Review shows computerized training can help TBI and stroke victims

  • The first review of computerized training programs to improve attention in those who have suffered a brain injury has reported favorably.

A systematic literature review of computerized training for attention and executive function in adults who suffered a brain injury (TBI or stroke) has concluded that there is encouraging evidence that such programs can help.

The review found 23 of 28 studies reported significant improvements in attention and executive function, with the remaining five showing promising trends. The studies included 11 that focused on TBI, of which 8 reported significant improvement; 5 that focused on stroke, of which all 5 showed significant improvement; 12 mixed-populations, of which 10 showed significant improvement.

Further studies are needed to confirm these results, as various methodological issues, such as a small number of participants, and inadequate controls, need to be addressed. The 28 studies included 9 that were rates as "class I" (the highest standard), 9 class II, and 7 that were class III (no controls). Almost all (26/28) of the studies involved fewer than 50 participants, with some having as few as 1 to 4. Most studies didn't specify how severe the injuries were, something which makes a big difference to treatment and expectations. Over a third of the studies (11) didn't have any control group, and only a few used the best sort of control - a comparable activity (as opposed to, say, no treatment). Only four studies provided any long-term follow-up.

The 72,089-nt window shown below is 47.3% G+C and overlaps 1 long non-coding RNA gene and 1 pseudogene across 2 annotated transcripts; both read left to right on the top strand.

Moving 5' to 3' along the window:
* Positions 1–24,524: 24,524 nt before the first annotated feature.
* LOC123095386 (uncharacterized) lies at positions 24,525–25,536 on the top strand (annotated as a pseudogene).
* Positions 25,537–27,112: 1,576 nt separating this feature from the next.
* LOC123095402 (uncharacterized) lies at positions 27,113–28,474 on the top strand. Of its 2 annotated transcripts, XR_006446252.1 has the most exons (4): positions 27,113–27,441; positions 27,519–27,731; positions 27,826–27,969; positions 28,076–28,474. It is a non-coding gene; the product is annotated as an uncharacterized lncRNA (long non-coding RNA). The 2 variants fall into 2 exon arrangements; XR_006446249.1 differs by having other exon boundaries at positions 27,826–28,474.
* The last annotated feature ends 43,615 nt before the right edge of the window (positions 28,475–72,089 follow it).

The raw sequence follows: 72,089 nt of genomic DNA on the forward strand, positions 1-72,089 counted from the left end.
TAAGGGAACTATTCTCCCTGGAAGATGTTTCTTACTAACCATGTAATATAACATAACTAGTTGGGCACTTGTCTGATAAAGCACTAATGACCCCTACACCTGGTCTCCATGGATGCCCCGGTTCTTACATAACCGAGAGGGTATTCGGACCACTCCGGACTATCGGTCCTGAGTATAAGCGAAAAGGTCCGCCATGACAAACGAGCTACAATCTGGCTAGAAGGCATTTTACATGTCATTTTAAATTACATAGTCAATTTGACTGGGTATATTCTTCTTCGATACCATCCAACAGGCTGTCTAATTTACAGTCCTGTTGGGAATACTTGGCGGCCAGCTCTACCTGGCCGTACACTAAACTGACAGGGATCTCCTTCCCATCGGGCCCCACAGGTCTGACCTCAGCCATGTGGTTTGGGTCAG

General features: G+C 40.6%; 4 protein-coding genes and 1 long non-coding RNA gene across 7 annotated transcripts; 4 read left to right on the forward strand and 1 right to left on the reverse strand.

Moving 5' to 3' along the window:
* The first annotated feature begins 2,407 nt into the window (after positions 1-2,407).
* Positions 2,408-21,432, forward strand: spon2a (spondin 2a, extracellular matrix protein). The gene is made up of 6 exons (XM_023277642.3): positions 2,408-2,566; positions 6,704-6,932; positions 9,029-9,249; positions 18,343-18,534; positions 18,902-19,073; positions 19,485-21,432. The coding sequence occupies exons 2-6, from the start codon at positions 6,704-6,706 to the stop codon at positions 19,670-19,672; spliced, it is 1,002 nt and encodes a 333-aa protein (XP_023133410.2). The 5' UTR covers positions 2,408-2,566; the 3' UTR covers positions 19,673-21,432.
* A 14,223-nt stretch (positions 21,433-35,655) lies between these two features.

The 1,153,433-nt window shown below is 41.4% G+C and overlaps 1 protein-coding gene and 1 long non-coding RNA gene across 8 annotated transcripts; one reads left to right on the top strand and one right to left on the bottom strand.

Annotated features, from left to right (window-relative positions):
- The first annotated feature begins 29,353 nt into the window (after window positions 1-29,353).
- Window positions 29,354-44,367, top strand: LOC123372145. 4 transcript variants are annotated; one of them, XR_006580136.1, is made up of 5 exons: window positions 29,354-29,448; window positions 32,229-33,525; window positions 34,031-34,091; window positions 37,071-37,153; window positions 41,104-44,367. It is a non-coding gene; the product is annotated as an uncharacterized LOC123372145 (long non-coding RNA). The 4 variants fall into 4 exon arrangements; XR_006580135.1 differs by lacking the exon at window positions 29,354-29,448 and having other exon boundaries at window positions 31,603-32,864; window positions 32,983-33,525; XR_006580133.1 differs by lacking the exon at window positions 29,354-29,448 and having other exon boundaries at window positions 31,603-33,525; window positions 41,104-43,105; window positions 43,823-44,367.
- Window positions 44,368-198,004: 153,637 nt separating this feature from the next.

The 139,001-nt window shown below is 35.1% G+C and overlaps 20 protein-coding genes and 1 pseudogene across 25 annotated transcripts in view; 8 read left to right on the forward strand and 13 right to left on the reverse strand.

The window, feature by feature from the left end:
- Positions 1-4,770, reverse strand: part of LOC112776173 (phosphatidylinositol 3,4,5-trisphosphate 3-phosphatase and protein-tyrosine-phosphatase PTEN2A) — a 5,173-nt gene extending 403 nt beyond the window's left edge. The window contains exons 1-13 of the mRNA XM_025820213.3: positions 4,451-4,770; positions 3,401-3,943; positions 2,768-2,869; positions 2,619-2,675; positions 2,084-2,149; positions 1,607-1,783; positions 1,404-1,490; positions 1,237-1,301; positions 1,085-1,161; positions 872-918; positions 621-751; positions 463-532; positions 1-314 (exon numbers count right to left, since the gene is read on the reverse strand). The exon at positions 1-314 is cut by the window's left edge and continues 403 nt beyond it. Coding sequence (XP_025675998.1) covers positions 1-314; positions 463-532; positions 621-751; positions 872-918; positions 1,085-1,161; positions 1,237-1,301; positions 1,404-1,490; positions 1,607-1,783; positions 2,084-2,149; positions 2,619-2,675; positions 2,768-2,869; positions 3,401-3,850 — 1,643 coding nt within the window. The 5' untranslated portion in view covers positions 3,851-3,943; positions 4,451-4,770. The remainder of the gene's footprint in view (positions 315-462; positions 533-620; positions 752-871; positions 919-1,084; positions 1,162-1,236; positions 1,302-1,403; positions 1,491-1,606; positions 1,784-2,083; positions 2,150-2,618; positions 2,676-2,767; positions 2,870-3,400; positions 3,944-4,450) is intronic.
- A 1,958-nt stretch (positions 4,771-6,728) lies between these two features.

As you can see, a lot of work is needed yet. Moreover, most programs were unique to the study, so we're still some way off producing recommended protocols. Only one program was used on multiple occasions (5): Cogmed QM (originally called RoboMemo).

Still, notwithstanding all these caveats, the review does support the value of specific training for those suffering brain injury.

http://www.eurekalert.org/pub_releases/2016-02/bumc-cra021016.php

Reference: 

Related News

A randomized clinical trial involving 103 teenage athletes who sustained concussions while playing sports found that those who underwent a supervised, aerobic exercise program took significantly less time to recover compared to those who instead engaged in mild stretching.

New method finds undetected brain impairments in ice hockey players with and without diagnosed concussions

The American Academy of Pediatric now supports children and teens engaging in light physical activity and returning to school as they recover. It also now advises against complete removal of electronic devices, such as television, computers and smartphones, following a concussion.

Can stronger necks reduce concussion risk & severity?

A review of nearly 2.8 million patient cases in Denmark found that the risk of dementia in individuals with a history of TBI was 24% higher than those without a history of TBI, after accounting for other risk factors.

A study showing that a certain type of instructor-led brain training protocol can stimulate structural changes in the brain and neural connections even years after a traumatic brain injury (TBI) challenges the widely held belief that recovery from a TBI is limited to two years after an injury.

Key points that are new in the 5th International Consensus statement on concussion in sport:

A small study involving 71 adults who struggled with persistent cognitive difficulties after suffering a traumatic brain injury at least four months before has compared two cognitive training programs with and without drug therapy.

The two six-week programs were

In the study, mice were repeatedly given extremely mild concussive impacts while anesthetized. The brain's response to a single concussion was compared with an injury received daily for 30 days and one received weekly over 30 weeks.

We know that traumatic brain injury increases the risk of later developing neurodegenerative disorders such as Alzheimer's disease, but we haven't known why. New mouse studies suggest a reason.

Pages

Subscribe to Latest newsSubscribe to Latest newsSubscribe to Latest health newsSubscribe to Latest news